Soft addictions: we’ve all got ’em

21 Mar

            As I sit in my favorite comfy chair in my living room this fine Sunday evening with freshly cut hair I began to think “I have a soft addiction.” I like to get my hair cut, get the response to getting my hair cut and it makes me happy to think about getting to make a small change to something, getting a fresh start. Plus I love the feeling of healthy cut hair and getting to style it differently, again! Now after hearing some of my rationalizations of why I like this soft addiction I will explain about soft addictions, to make sense out of why we do what we do, when we do it. First, the term soft addictions, as coined by Dr Judith Wright, author and cofounder of The Wright Institute, are explained as habits, compulsive behaviors, or reoccurring moods, ways of being or thought patterns. She continues to explain that soft addiction’s defining quality is that they satisfy a surface want but ignore or block the satisfaction of a deeper need and they numb us to our feelings and spiritual awareness by substituting a superficial high or sense of activity for a genuine feeling or accomplishment. Some of the most common soft addictions include:

  • watching television
  • going on the internet
  • sports
  • gossiping
  • nail biting
  • collecting items (coins, stamps, toys, bears, glasses, etc.)
  • shopping
  • work
  • talking on the phone
  • texting
  • being in a bad mood
  • being in a good mood
  • looking beautiful


            What we do not realize as we are engaging in these activities we call “harmless” is that they are taking up WAY TOO MUCH time, energy, intimacy and money! How much more time would we have if we didn’t talk on the phone and instead scheduled meetings and had meaningful interactions? How do we jeopardize our own safety by texting, let alone texting while driving? How many relationships do we miss out on engaging in by watching weekly television shows and veging out (aka “relaxing”)? Most, if not all, of us have numerous soft addictions and even more elaborate lists of why we have these habits. Not only do we have these addictions and the rationales to why we have them, we also have defensiveness to identifying that they take up too much time and that we are not satisfied in what we get from them. In addition, we also are often AWARE of our soft addictions and categorize them into “good vs bad” and “small vs big” addictions. The smaller they are, the less important they seem. I know I fall into this contingency. I often say “texting cannot be that dangerous” or “I don’t really want attention from cutting my hair,” which are both true and untrue, in moderation. The difference I am trying to discern and learn through is how much time and energy am I actually putting into my soft addictions and can I limit the behaviors and go for my deeper, more satisfying hungers. Some of our deeper, more satisfying hungers include:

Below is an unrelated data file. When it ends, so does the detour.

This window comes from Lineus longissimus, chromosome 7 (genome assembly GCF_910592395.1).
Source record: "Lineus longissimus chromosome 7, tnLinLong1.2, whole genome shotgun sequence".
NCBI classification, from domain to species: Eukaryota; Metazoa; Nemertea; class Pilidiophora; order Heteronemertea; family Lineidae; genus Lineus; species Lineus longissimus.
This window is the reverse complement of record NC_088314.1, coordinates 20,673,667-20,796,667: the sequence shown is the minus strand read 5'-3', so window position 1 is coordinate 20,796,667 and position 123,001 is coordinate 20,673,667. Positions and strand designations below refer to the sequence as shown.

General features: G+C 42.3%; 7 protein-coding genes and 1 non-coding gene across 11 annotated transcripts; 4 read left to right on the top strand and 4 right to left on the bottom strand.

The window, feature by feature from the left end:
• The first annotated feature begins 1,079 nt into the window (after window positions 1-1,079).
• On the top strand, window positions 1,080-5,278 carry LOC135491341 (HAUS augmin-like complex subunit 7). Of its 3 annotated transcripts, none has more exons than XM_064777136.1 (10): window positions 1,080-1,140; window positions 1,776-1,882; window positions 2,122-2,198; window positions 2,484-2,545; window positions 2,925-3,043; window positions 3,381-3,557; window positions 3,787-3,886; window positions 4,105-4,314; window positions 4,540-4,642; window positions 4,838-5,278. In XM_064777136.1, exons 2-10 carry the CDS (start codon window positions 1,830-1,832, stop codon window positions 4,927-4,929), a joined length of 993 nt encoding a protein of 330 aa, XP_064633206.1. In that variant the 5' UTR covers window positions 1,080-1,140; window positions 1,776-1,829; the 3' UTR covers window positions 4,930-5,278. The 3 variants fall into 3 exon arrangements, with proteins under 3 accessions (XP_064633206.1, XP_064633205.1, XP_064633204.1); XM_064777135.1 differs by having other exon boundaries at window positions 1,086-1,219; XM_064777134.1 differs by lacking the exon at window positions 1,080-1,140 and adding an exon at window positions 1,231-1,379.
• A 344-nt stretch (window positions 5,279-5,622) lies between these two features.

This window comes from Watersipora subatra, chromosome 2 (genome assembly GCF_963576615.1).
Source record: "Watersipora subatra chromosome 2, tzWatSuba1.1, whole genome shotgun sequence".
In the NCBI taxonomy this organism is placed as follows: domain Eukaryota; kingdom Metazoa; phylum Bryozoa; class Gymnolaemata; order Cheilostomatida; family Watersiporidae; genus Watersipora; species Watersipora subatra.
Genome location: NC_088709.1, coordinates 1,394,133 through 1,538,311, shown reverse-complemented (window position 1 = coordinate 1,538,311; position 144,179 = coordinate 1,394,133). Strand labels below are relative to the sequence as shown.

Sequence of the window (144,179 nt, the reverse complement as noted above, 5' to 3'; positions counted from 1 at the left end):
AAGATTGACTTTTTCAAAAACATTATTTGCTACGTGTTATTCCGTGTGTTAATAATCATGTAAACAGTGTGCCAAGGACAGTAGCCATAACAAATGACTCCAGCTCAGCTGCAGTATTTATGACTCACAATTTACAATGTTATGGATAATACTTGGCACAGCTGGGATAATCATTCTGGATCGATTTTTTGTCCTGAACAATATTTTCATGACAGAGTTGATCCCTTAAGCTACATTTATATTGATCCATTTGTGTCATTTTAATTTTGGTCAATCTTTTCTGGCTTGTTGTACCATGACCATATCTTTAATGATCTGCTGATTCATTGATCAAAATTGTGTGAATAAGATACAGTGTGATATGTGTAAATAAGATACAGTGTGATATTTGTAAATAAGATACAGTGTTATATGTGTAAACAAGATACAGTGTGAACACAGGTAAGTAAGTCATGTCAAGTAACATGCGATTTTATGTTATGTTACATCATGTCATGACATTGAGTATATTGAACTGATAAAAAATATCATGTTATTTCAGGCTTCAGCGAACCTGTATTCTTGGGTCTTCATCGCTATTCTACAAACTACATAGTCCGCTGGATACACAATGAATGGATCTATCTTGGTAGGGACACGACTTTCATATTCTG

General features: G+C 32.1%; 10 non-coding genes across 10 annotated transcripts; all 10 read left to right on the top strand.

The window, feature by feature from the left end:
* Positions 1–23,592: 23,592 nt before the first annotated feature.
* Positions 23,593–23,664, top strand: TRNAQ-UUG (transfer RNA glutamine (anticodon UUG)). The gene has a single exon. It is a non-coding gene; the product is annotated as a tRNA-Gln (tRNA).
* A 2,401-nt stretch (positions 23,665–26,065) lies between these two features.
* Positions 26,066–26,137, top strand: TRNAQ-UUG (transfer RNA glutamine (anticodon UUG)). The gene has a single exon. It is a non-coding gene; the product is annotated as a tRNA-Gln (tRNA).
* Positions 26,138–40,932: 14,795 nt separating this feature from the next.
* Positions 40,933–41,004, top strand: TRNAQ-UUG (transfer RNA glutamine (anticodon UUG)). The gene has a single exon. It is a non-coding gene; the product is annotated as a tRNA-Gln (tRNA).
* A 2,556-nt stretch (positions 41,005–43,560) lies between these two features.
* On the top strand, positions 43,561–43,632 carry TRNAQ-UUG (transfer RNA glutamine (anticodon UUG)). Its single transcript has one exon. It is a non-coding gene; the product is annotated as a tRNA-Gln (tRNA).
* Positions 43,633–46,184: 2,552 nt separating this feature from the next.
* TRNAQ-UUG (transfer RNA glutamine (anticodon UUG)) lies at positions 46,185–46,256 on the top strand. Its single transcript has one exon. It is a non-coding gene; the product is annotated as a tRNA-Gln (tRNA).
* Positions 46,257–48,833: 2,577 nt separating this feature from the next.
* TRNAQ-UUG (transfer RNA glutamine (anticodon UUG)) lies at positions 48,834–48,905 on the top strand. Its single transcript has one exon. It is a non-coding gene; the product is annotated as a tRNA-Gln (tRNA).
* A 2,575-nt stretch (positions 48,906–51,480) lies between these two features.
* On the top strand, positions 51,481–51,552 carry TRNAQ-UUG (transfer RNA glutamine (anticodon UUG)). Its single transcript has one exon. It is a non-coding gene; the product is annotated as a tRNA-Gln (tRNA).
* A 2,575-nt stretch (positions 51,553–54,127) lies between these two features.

• wanting to be seen
  • wanting to be heard
  • wanting to be acknowledged
  • wanting attention
  • wanting to be part of a group/community


            Even through the awareness of our soft addictions we are not cured from them and the point is not to rid them from our lives. It is to become aware of WHAT we are actually looking for and HOW to go about getting it. If it is not connect with others and we find ourselves texting, why not pick up the phone or set up an appointment with the person instead. Rather than watch a weekly show and “relax,” go for a walk or read a good book, read a book with friends even. Rather than wanting to look beautiful and spending the time and money to do so, pay attention to the qualities that make you unique and develop those qualities fully. Rather than being addicted to “being a crabby person” or “being a happy person,” just be YOU, crabby, happy, sad, angry, lovely, annoying or pensive. Although these suggestions are easier said than done, I, too, need to listen to my deeper hungers and look for the connection I seek through my soft addictions.

            “So it’s not gonna be easy. It’s going to be really hard; we’re gonna have to work at this everyday, but I want to do that because I want you. I want all of you, forever, everyday. You and me… everyday.”
Nicholas Sparks (The Notebook)

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Posted by on March 21, 2011 in Personal Growth


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